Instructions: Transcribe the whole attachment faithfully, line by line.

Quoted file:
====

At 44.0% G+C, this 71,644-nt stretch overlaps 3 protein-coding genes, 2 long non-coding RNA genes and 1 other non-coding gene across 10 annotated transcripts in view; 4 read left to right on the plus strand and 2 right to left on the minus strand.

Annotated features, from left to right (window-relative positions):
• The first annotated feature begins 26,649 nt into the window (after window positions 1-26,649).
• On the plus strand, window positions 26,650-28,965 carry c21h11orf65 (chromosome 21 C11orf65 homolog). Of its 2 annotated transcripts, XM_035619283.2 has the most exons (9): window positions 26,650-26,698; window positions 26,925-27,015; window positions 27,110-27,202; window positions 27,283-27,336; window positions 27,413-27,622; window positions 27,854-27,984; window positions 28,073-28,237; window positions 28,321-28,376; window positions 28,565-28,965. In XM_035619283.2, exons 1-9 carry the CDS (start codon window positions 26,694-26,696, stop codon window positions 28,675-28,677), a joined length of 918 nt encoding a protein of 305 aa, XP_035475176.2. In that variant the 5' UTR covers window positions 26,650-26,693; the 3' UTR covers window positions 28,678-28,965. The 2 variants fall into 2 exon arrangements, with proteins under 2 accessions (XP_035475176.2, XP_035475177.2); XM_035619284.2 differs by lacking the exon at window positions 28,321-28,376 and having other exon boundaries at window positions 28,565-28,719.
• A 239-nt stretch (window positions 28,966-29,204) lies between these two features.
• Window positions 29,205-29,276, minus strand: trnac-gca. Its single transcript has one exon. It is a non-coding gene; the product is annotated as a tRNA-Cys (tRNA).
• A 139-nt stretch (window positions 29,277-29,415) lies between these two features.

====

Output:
At 44.0% G+C, this 71,644-nt stretch overlaps 3 protein-coding genes, 2 long non-coding RNA genes and 1 other non-coding gene across 10 annotated transcripts in view; 4 read left to right on the plus strand and 2 right to left on the minus strand.

Annotated features, from left to right (window-relative positions):
• The first annotated feature begins 26,649 nt into the window (after window positions 1-26,649).
• On the plus strand, window positions 26,650-28,965 carry c21h11orf65 (chromosome 21 C11orf65 homolog). Of its 2 annotated transcripts, XM_035619283.2 has the most exons (9): window positions 26,650-26,698; window positions 26,925-27,015; window positions 27,110-27,202; window positions 27,283-27,336; window positions 27,413-27,622; window positions 27,854-27,984; window positions 28,073-28,237; window positions 28,321-28,376; window positions 28,565-28,965. In XM_035619283.2, exons 1-9 carry the CDS (start codon window positions 26,694-26,696, stop codon window positions 28,675-28,677), a joined length of 918 nt encoding a protein of 305 aa, XP_035475176.2. In that variant the 5' UTR covers window positions 26,650-26,693; the 3' UTR covers window positions 28,678-28,965. The 2 variants fall into 2 exon arrangements, with proteins under 2 accessions (XP_035475176.2, XP_035475177.2); XM_035619284.2 differs by lacking the exon at window positions 28,321-28,376 and having other exon boundaries at window positions 28,565-28,719.
• A 239-nt stretch (window positions 28,966-29,204) lies between these two features.
• Window positions 29,205-29,276, minus strand: trnac-gca. Its single transcript has one exon. It is a non-coding gene; the product is annotated as a tRNA-Cys (tRNA).
• A 139-nt stretch (window positions 29,277-29,415) lies between these two features.